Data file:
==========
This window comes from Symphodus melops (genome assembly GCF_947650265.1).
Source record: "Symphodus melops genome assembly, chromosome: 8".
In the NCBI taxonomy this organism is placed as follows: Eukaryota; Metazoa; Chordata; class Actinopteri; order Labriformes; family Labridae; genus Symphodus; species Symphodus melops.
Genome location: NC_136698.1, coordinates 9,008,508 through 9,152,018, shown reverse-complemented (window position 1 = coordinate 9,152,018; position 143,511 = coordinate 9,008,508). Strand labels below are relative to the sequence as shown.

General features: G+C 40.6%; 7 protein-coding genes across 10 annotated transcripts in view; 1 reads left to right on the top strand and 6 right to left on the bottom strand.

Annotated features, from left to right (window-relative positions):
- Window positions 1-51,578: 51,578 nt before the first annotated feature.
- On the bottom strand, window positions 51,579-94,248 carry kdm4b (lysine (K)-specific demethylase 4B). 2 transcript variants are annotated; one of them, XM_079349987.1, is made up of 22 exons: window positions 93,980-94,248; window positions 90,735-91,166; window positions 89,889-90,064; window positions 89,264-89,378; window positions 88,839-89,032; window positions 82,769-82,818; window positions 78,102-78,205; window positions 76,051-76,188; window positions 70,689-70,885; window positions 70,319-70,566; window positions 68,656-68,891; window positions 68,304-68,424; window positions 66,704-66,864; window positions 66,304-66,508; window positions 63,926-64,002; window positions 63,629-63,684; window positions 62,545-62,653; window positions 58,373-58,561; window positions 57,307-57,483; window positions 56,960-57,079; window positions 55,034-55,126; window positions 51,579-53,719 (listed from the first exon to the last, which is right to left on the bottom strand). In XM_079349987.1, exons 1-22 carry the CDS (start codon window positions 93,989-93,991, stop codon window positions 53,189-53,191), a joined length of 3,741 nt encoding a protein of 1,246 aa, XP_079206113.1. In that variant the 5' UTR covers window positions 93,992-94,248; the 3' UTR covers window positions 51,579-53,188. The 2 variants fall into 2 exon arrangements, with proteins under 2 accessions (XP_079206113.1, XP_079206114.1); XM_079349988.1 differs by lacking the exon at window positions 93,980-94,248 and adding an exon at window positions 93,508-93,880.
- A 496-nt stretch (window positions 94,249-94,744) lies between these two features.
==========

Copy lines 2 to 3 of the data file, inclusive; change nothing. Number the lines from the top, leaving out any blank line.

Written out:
Source record: "Symphodus melops genome assembly, chromosome: 8".
In the NCBI taxonomy this organism is placed as follows: Eukaryota; Metazoa; Chordata; class Actinopteri; order Labriformes; family Labridae; genus Symphodus; species Symphodus melops.